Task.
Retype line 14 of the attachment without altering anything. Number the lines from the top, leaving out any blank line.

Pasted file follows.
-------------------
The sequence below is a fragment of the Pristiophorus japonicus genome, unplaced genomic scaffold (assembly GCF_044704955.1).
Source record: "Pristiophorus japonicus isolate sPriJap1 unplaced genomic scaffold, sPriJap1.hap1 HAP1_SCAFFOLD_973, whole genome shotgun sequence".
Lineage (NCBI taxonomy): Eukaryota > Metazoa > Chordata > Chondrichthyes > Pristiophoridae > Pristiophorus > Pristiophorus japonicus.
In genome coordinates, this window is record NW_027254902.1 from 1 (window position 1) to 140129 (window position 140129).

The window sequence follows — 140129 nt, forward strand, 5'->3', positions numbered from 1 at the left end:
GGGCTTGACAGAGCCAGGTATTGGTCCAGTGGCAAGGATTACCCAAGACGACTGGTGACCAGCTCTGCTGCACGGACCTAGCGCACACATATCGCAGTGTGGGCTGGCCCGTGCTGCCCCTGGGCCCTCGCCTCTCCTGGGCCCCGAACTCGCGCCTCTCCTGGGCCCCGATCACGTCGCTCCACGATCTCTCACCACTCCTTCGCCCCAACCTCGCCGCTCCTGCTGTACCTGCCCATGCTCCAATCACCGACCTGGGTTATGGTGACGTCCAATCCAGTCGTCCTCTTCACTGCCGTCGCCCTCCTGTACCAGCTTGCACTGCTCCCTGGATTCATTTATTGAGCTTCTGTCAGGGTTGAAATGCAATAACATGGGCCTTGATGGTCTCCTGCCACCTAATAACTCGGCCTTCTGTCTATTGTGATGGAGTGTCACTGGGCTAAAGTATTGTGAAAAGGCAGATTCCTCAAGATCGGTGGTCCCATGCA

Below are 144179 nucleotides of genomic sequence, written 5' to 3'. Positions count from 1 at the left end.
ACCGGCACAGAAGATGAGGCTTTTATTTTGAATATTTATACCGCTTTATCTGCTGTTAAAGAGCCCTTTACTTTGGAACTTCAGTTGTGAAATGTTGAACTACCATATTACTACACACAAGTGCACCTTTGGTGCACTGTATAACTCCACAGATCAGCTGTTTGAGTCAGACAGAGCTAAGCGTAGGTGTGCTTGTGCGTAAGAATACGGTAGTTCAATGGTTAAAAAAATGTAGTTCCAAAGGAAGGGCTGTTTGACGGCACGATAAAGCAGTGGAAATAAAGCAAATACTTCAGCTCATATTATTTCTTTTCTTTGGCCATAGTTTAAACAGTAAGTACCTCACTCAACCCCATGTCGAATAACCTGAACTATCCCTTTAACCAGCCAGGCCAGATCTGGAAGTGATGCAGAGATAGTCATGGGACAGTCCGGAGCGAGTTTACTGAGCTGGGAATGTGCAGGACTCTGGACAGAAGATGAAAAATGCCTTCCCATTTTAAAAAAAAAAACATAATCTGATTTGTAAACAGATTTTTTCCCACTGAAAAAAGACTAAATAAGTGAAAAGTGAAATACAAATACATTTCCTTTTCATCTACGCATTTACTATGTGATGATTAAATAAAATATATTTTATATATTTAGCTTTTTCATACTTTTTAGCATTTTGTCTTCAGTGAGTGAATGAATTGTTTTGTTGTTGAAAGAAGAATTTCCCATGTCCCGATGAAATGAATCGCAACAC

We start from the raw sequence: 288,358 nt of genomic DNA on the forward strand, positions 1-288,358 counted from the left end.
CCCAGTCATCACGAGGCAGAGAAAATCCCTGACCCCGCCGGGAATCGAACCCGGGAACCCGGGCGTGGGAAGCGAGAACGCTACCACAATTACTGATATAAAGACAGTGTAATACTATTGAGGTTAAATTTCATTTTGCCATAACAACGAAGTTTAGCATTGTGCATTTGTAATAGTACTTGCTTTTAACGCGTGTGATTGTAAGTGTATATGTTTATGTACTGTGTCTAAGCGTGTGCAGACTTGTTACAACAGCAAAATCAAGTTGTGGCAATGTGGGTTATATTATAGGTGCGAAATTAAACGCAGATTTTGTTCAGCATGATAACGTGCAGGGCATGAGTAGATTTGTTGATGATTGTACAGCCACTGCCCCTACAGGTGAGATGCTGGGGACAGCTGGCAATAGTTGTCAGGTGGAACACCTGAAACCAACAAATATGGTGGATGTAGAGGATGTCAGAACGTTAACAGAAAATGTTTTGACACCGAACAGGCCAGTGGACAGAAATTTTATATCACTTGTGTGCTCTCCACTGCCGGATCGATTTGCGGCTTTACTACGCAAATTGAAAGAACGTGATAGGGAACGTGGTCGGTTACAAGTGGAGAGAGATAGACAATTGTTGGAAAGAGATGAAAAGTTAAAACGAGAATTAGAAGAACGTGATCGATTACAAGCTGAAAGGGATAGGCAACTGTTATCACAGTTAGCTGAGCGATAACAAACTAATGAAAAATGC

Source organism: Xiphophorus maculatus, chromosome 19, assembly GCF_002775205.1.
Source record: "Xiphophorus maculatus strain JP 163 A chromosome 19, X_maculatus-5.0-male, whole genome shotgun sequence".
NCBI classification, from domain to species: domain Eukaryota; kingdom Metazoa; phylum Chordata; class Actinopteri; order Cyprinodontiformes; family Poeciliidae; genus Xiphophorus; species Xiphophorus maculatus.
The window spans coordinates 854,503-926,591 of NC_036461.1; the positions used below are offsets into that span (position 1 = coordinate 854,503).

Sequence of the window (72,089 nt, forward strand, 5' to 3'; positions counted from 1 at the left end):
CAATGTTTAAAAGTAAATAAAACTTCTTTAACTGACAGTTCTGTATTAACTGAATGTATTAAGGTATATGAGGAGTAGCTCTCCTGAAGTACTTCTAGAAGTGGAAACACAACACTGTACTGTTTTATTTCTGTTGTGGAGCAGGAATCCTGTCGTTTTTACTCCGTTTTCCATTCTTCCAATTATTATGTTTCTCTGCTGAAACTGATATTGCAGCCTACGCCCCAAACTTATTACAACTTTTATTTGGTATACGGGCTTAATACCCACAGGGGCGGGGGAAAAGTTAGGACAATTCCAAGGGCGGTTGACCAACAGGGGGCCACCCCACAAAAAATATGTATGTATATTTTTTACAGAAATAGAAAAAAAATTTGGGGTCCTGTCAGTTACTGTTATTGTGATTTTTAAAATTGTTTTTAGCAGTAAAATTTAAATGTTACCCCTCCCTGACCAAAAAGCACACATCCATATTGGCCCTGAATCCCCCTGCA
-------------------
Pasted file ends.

The window spans coordinates 854,503-926,591 of NC_036461.1; the positions used below are offsets into that span (position 1 = coordinate 854,503).